Cerebrum Summer 2020

manifest; what is the mechanism behind the Covid symptom of anosmia (loss of smell), and does that mean the virus can enter the brain via the olfactory bulb; and what are the neural consequences of the “cytokine storm,” the disordered immune response associated with Covid-19. Silver Linings? Amid the chaos and confusion of science interruptus are a few silver linings that portend long-term benefits of pandemic-forced changes. One example cited by many is the rapid advancement of telemedicine in clinical care and its potential applications to research. In the clinical realm, the switchover to video-based medical visits had been slogging along for years, mostly limited to special populations who were unable to get to a doctor, but it had never really caught on as general practice. With Covid, it became an urgent necessity overnight, as doctor’s offices and hospitals shut their physical doors. Medical groups scrambled to get their systems in place, and barriers to insurance coverage of telehealth fell away. MacArthur, the Johns Hopkins University neurologist,

Nita Farahany / Duke

says the institution’s Covid experience “has been a springboard for incredible advancement in telemedicine visits, from just a handful to thousands and thousands.” While the adoption of telemedicine has catapulted far ahead of where it would be without a pandemic, “teleresearch” has been a little slower to follow, even as the possible applications span all phases of clinical research, from recruitment to e-consent to follow-up. Spurred by the need to sustain research progress during social distancing, researchers are making inroads into each of these areas. In an American Nurses Association webinar on Continuing Clinical Care During Shelter-in-Place, Lesli Skolaris, a stroke neurologist at University of Michigan, says her team has taken clinical trial recruitment “wholly virtual” and says they “may never go back to in-person recruitment.” Jeffrey Cohen, a multiple sclerosis researcher at the Cleveland Clinic, says their research team switched to virtual visits within a week of the Covid shutdown and has shifted some clinical trial assessments to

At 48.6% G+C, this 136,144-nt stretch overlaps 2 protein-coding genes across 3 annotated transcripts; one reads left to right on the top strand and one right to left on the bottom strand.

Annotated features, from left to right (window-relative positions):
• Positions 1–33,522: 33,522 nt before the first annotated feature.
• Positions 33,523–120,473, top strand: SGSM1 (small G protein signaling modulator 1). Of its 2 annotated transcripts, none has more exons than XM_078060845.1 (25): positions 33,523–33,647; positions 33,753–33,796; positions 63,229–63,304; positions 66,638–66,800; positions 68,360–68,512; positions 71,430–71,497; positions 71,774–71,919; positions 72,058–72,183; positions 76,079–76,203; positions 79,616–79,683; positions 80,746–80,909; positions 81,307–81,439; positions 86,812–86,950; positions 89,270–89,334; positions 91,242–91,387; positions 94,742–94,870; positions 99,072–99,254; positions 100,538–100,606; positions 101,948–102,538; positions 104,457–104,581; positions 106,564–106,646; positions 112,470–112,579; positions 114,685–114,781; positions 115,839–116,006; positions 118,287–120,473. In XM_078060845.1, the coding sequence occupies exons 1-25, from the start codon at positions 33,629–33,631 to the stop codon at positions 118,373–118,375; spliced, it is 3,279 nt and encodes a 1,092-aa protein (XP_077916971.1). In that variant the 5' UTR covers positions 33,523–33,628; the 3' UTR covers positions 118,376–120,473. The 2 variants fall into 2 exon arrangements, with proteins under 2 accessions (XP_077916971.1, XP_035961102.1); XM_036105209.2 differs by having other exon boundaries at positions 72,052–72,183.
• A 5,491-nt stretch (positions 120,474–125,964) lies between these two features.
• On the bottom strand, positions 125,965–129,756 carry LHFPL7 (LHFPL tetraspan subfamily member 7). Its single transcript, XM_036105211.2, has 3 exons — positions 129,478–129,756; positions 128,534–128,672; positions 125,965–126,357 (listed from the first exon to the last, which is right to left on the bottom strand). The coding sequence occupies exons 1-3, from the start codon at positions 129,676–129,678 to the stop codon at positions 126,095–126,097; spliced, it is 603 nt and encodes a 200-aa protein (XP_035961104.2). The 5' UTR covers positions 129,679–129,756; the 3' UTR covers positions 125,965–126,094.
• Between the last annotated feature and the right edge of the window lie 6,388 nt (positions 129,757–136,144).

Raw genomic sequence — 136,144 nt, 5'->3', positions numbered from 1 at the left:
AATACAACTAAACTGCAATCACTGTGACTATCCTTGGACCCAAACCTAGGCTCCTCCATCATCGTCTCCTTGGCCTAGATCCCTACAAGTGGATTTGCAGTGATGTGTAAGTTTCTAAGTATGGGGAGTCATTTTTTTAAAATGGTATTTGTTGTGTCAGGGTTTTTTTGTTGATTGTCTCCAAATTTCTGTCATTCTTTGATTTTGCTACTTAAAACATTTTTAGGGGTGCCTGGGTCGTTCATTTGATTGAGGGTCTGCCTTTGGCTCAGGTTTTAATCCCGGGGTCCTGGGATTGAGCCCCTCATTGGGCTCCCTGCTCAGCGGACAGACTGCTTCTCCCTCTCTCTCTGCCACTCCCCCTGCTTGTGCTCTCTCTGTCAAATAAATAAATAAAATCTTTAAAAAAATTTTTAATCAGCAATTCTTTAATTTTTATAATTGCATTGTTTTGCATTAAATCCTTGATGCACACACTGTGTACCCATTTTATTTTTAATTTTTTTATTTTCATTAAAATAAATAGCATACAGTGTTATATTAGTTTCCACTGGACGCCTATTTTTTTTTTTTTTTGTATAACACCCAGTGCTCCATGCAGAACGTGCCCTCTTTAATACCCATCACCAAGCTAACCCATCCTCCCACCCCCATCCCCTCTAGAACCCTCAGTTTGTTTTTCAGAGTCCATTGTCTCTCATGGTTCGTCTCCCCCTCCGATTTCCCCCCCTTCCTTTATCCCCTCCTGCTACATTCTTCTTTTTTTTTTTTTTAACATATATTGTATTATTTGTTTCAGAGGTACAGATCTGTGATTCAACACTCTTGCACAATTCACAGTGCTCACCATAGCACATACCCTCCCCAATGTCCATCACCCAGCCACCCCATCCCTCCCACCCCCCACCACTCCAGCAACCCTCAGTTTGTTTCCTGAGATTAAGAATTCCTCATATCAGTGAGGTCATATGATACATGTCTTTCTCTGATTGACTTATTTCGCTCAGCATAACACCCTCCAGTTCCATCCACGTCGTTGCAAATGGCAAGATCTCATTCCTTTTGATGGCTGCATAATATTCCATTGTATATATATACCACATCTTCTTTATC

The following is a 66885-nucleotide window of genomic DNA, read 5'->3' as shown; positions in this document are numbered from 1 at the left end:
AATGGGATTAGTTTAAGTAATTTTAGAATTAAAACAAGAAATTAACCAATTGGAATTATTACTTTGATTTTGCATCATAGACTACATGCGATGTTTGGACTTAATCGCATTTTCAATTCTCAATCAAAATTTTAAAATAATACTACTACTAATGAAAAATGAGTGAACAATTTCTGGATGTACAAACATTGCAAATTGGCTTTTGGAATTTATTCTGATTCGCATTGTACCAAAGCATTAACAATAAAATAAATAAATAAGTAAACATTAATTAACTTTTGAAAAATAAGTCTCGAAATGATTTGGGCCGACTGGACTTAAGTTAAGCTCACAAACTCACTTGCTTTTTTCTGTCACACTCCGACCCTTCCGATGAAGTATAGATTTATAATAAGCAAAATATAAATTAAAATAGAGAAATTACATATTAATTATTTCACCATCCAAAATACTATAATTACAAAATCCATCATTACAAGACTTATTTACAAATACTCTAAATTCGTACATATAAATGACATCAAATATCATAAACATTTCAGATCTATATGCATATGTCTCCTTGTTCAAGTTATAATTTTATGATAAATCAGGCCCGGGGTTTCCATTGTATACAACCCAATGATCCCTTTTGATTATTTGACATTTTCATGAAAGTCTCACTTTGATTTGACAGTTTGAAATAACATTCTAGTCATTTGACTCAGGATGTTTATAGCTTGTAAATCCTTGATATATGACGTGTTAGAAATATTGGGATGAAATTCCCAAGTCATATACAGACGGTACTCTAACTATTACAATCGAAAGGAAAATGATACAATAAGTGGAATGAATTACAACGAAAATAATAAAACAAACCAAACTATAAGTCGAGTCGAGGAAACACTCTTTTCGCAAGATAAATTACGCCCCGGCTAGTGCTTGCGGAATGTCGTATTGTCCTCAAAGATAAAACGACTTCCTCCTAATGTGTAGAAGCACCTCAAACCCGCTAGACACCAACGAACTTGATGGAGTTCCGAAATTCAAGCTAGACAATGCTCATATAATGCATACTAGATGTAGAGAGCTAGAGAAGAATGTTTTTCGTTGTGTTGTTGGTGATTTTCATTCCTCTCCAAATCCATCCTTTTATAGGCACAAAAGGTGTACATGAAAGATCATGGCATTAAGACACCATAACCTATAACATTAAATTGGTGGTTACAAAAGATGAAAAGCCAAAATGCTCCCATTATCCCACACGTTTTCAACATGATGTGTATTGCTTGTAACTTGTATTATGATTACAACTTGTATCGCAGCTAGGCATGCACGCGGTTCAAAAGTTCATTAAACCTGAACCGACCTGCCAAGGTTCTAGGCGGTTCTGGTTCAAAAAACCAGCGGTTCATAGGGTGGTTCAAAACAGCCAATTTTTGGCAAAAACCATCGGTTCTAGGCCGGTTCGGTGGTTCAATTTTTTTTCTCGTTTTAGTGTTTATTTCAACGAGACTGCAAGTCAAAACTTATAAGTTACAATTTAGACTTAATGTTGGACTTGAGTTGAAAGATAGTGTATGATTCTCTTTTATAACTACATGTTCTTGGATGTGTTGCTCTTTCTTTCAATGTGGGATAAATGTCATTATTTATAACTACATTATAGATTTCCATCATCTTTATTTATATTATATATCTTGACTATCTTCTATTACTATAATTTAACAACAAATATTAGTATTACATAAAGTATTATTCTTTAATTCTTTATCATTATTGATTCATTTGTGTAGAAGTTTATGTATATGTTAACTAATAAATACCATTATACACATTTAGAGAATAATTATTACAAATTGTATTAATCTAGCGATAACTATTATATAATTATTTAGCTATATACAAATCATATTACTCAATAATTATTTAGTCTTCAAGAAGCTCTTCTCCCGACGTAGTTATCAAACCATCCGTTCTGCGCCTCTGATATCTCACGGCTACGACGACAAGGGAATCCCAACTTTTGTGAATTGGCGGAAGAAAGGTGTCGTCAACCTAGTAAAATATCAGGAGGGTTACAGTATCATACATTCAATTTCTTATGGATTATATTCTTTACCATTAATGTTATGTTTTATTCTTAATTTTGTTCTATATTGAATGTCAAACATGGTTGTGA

virtual as well, such as patient reporting or self-administered performance tests. “The old model of research, in which participants have to come to the study site, needs to be reassessed,” Cohen says. One area of need is for scientifically validated assessment protocols tailored for virtual platforms. The pandemic is also shifting the ground for scientific conferences of all sizes, as scores of meetings have been cancelled and others moved online. The 2020 annual meeting of the Federation of European Neuroscience Societies will be a completely virtual affair for the first time ever. So will the meeting of the American Neurological Association (ANA)—a move MacArthur, the current ANA president, predicts “is going to change academic life substantially.” Others say it signals the impending (and overdue) extinction of large in-person meetings that are carbon- intensive. “In every crisis is an opportunity,” Koroshetz says with an eye to the future. “For clinical neuroscience, it’s how to use these newer tools and put them into play over the long-term.” l

Shannon Agner / Washington University

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